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Archive for the ‘Alien Abduction’ Category

That’s probably the best way to characterize what’s been going on with Jack Brewer and microbiologist Dr. Tyler Kokjohn. Both have posted recently about the questionable methodology (that’s being kind) of Budd Hopkins, one of the more famous names associated alien abduction phenomenon. Here’s a brief overview.

This past Feb. 5 Jack Brewer posted an interesting piece over at Examiner.com that includes video of Budd Hopkins de-briefing the late Col. Philip Corso in 1998. Colonel Corso wrote the book The Day After Roswell, in which he claimed to have been charged by the U.S. Army with seeding alien technology from the Roswell crash to private industry for reverse engineering.

The article and the video brought the questionable methods of Hopkins with respect to alien abductions back into discussion. In regard to Hopkins, Brewer notes:

“Hopkins rose to ufology prominence due to his controversial work in the alien abduction genre. His work has been greatly criticized for such reasons as the use of hypnotic regression as a memory retrieval tool and clearly demonstrated circumstances of researcher bias. Passionate followers have nonetheless adamantly defended Hopkins’ conclusions and actions, refusing to be swayed in their opinions by virtually any evidence of his sometimes poor research practices.”

The video was filmed by Carol Rainey, a film-maker and Hopkins’ ex-wife. Rainey has been critical of her former husband’s hypnotic regression technique for eliciting information from alleged abductees. Her article entitled, Priests of High Strangeness in a 2011 issue of the Paratopia webzine noteworthy in that regard. Dr. Kokjohn also wrote an article in that same Paratopia issue entitled, Tainted, Toxic and Taboo: A Scientist’s assessment of Alien Abduction Research. Both articles are available in PDF on Rainey’s website.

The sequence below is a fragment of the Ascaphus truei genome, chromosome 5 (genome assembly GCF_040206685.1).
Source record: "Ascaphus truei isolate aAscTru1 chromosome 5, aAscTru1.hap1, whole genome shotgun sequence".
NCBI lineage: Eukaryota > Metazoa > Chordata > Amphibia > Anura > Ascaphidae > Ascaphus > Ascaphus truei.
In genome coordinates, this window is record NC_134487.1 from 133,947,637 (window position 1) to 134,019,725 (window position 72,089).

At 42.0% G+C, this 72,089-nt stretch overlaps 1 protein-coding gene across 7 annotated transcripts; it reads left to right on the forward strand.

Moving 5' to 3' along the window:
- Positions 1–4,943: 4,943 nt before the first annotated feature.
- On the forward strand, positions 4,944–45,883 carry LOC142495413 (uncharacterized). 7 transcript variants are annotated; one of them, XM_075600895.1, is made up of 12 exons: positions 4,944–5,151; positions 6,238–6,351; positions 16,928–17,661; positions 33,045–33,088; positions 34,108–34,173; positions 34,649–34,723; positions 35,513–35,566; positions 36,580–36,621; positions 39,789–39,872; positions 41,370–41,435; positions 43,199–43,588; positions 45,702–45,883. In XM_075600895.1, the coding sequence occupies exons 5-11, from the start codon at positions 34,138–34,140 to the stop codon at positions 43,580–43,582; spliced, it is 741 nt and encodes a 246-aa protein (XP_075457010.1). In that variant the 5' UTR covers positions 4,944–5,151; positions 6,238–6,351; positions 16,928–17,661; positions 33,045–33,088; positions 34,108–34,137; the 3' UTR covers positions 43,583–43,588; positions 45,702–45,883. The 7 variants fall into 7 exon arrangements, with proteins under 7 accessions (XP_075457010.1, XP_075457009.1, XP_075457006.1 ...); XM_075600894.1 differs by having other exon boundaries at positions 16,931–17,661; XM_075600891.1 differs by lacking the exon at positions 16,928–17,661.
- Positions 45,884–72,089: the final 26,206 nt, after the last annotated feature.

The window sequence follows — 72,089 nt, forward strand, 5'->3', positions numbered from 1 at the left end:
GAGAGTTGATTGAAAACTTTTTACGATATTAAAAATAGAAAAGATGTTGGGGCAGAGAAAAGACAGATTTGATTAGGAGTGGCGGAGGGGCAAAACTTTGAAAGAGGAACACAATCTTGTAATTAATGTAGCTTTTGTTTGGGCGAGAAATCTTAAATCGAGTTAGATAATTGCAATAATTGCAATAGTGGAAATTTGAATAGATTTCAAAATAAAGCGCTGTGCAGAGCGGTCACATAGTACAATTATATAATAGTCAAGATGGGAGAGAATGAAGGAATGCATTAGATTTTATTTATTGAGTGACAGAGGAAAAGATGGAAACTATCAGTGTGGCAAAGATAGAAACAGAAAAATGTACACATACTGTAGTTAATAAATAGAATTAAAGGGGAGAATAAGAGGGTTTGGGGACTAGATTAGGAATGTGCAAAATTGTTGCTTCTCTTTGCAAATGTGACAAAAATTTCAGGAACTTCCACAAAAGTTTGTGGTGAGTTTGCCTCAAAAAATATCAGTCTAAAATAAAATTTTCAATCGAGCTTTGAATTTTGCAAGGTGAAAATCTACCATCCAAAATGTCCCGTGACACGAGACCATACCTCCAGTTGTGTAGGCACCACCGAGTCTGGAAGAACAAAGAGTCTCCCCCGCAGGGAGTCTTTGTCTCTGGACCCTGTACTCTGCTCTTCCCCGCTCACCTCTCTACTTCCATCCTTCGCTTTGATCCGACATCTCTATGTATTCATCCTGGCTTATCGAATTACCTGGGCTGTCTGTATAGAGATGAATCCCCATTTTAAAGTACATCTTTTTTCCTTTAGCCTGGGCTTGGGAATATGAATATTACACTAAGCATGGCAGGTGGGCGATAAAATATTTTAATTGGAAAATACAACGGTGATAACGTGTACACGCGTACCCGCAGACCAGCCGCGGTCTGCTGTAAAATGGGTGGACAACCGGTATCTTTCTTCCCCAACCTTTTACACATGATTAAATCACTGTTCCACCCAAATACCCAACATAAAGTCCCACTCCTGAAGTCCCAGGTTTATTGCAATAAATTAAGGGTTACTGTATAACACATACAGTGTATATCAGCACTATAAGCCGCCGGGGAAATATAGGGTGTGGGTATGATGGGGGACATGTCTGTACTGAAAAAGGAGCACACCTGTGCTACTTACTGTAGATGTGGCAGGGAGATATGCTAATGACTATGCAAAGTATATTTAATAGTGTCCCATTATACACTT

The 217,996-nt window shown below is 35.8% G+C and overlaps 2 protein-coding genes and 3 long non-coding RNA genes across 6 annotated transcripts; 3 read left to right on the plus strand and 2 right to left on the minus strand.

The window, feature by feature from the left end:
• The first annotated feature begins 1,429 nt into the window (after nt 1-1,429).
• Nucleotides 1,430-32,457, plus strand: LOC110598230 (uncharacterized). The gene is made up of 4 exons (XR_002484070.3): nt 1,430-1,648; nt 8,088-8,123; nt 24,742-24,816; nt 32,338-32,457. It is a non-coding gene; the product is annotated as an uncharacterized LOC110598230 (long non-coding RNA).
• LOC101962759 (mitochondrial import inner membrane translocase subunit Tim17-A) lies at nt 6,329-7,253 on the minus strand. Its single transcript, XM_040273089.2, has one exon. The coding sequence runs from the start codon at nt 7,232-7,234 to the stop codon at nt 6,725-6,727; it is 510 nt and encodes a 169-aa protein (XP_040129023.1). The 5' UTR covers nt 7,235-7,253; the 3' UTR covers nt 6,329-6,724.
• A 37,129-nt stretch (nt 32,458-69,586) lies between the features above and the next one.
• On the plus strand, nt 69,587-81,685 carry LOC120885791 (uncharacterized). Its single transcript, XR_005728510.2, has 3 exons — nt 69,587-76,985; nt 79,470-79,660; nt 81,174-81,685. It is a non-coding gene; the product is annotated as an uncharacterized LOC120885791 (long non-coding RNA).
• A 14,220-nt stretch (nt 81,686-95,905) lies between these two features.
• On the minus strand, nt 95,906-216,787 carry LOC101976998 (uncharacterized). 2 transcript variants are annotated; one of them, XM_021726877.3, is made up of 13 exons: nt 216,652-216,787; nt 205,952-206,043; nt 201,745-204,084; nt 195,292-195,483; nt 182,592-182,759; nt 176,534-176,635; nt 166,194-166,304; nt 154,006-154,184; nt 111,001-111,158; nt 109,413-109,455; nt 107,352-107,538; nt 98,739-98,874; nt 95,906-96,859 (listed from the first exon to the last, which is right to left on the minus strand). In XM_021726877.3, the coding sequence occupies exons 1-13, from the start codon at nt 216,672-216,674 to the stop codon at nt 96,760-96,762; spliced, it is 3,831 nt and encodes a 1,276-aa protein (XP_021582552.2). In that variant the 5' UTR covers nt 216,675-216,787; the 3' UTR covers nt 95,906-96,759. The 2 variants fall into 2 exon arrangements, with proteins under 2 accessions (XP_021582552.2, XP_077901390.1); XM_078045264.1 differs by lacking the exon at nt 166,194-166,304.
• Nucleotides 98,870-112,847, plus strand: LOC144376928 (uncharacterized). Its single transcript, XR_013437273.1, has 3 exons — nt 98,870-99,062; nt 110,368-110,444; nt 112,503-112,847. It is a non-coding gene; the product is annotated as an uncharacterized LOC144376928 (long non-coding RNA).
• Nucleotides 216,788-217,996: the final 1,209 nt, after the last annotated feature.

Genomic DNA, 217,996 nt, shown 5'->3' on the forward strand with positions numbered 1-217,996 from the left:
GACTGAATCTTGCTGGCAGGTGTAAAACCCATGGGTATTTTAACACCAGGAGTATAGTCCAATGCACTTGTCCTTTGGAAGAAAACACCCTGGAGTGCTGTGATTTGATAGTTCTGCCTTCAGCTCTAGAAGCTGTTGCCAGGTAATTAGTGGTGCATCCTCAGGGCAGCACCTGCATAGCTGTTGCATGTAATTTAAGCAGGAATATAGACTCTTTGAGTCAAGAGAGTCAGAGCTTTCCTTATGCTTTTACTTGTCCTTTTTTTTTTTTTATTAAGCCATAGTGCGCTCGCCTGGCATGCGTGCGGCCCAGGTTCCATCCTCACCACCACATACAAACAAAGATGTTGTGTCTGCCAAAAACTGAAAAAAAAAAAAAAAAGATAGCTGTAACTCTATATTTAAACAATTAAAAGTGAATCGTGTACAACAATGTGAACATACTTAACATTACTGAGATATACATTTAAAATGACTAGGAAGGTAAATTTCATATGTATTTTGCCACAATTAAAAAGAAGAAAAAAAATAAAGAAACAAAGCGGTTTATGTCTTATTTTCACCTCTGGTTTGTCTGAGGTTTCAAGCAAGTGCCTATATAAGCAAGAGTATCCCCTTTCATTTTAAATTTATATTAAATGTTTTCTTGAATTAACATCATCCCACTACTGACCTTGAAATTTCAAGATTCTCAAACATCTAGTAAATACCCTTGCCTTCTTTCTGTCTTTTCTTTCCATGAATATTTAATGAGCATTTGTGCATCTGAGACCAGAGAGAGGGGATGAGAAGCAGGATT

It’s of course impossible to discuss flawed alien abduction methodology without tripping over David Jacobs and the Emma Woods (a pseudonym) travesty. For anyone interested in the alien abduction phenomenon this tale is must reading. Woods has of course been attacked by supporters of Dr. Jacobs.

Three days after his Examiner.com piece, Jack Brewer posted “The Woods/Jacobs Tapes and the ‘Oral History’ Falsehood.” The essay contained Jack’s thoughts on the topic as discussed on Jeff Ritzmann’s Paranormal Waypoint radio show. Specifically, the episode just prior to Jack’s post

. . . was a special three-hour finale to Ritzmann’s multi-episode exploration of research of alleged alien abduction. Focus was upon the case of Emma Woods and its mishandling by the now retired Temple University historian Dr. David Jacobs. Fellow guests were microbiologist Dr. Tyler Kokjohn and author Jeremy Vaeni.

Reitzmann has interviewed Emma Woods, Dr. Kokjohn, and Carol Rainey. Files of interviews and hypnotic regression sessions are available here. Jack Brewer posted his thoughts on the Paranormal Waypoint interview series here.

The methodology of David Jacobs was the subject of an earlier series at Jack Brewer’s UFO Trail. For those who are interested (and you ought to be), here are the links to the series, “The Bizarre World of David Jacobs”: Part 1, Part 2, and Part 3.

Lastly for this round-up, Dr. Kokjohn uploaded a YouTube video entitled Alien Abduction Research – The Time Factor. The video discusses how new scientific advancements have made certain alien abduction claims testable, resulting in the exposure of both poor methods and unsustainable claims.

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I’ve long been skeptical of this claim. I can remember back when writing The Facade reading articles about how the military-industrial complex was working on electronic means to convey messages directly to a person’s auditory mechanisms or brains. It’s a mind control technology.

Hat tip to Joseph Farrell on his blog for alerting readers to this post on Neuro-Electro-Magnetic Frequency Weapons. Same stuff I’ve read about before. And a nice touch with the implant discussion. As Farrell points out, talk of this sort of technology has recently re-surface in light of the Boston Marathon bombing/Batman murders/Sandy Hook/and Navy Yard murders.

“But surely the aliens are more advanced than we are and can do that.” Of course.

Maybe they work for DARPA.

 

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I’m still getting caught up on some items I want to make sure readers know about after my recent “finish The Portent draft or die” session of the last two weeks. A couple days ago I directed readers to Jack Brewer’s UFO Trail about true conspiracy theories. I have one more post from the UFO Trail that should not go unnoticed. This one is about the use of hypnotic regression in ufology: “You’re Getting Sleepy… and Misled: Regression Hypnosis in Ufology.”

Honestly, calling Jack’s essay a post doesn’t do it justice. It’s more like an expose — and a thoughtful one at that, full of serious information and useful links.